back to article Post-defenestration Microsoft: It's the APIs, stupid. And Metro

"Tiles to the right of them, Tiles to left of them, Tiles in front of them" - Alfred Tennyson, The Charge of the Metro Brigade (1854) The sudden departure of Steve Sinofsky from Microsoft leaves Redmond with its biggest crisis for years - and it needs to assure investors as a matter of urgency. He's achieved a huge amount of …

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(Written by Reg staff) Silver badge

Re: WP8

"when the NT kernel was originally written processor agnostic"

I take your point, but the kernel today is a different beast to the system put together by Cutler et al back in the 90s, right? Plus support for MIPS, Alpha, and PowerPC was dropped after NT 4.0, and the microkernel design is compromised by the placement of drivers - always has been. Prof Tanenbaum would have a fit.

The achievement is porting the core of a modern-day Windows OS to ARM. You may think that's small potatoes in the same way a brain surgeon considers the simplicity of routine operations; if so, I tip my hat to you.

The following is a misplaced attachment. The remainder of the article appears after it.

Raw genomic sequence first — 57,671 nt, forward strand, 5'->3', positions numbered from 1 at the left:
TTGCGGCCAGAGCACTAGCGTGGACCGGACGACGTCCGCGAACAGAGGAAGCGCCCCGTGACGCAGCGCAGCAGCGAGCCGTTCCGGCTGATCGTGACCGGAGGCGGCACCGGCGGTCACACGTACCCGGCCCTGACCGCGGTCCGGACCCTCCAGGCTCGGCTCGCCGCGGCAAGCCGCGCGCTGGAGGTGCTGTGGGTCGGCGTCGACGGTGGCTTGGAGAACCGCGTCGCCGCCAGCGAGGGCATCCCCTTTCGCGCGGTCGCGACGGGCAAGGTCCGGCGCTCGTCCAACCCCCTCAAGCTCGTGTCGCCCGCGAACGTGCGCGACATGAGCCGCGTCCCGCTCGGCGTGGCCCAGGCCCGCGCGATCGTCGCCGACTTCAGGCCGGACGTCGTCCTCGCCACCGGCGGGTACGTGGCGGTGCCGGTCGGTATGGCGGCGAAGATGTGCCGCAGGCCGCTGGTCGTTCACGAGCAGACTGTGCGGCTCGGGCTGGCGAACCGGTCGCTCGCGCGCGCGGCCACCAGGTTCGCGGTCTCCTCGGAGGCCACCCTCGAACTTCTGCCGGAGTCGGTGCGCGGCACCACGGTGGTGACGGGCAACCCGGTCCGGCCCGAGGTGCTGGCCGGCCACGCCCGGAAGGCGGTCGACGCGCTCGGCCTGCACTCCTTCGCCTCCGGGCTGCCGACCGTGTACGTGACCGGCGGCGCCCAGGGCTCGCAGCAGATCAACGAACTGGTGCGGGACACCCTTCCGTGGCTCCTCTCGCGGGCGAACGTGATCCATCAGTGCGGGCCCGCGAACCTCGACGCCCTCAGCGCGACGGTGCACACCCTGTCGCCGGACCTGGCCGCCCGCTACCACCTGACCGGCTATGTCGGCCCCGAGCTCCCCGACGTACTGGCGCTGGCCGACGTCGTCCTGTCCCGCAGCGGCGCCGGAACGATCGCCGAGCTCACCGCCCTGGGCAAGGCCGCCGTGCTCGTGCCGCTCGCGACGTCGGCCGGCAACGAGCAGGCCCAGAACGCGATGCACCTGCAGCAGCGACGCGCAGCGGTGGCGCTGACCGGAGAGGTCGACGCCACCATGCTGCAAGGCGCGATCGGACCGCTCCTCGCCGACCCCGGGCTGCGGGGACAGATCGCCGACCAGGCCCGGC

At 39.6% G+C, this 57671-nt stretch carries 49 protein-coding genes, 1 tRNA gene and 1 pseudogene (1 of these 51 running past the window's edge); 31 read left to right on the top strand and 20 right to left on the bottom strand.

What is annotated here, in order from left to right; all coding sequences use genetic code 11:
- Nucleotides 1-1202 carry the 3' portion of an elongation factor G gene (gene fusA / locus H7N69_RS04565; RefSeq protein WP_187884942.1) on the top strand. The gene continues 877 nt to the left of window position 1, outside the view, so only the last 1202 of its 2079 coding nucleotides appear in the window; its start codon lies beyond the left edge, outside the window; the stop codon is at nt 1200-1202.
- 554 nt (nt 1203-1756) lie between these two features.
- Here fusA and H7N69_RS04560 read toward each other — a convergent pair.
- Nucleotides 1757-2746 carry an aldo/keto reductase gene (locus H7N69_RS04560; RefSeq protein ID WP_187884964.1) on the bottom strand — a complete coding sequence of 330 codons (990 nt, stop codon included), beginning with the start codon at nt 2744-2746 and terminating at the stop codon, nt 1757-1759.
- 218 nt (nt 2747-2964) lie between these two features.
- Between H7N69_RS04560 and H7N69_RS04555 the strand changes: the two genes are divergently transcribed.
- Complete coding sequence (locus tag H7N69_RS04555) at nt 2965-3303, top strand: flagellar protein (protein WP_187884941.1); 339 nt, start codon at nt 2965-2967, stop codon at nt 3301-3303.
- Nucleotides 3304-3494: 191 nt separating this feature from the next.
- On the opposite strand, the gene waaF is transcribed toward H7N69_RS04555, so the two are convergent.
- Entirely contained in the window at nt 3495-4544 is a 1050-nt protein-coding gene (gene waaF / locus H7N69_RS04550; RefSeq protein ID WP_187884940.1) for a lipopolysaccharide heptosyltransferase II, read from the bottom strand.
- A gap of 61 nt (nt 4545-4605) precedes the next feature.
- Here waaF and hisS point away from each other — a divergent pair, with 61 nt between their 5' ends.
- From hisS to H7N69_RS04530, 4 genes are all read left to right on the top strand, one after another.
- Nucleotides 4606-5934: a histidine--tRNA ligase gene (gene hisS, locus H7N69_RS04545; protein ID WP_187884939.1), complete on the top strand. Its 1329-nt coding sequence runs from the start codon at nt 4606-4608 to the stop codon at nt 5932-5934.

C.

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Stop

Re: WP8

Whilst the the very core of the NT kernel certainly has leanings towards being a Microkernel - particularly in terms of modularity - it's about as monolithic as they come.

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Re: WP8

Porting an well designed and portable kernel to a new platform is a new CPU architecture such that it is functional is relatively straightforward. There is very little platform-specific code in a modern operating system. Go and look at the Linux or *BSD source trees to confirm this.

What will have been a lot of work is cracking the problem of power management - particularly as WIndows 8 is targeted at mobile devices. MS has achieved this for no fewer than 3 ARM SoC platforms - no small achievement.

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(Written by Reg staff) Silver badge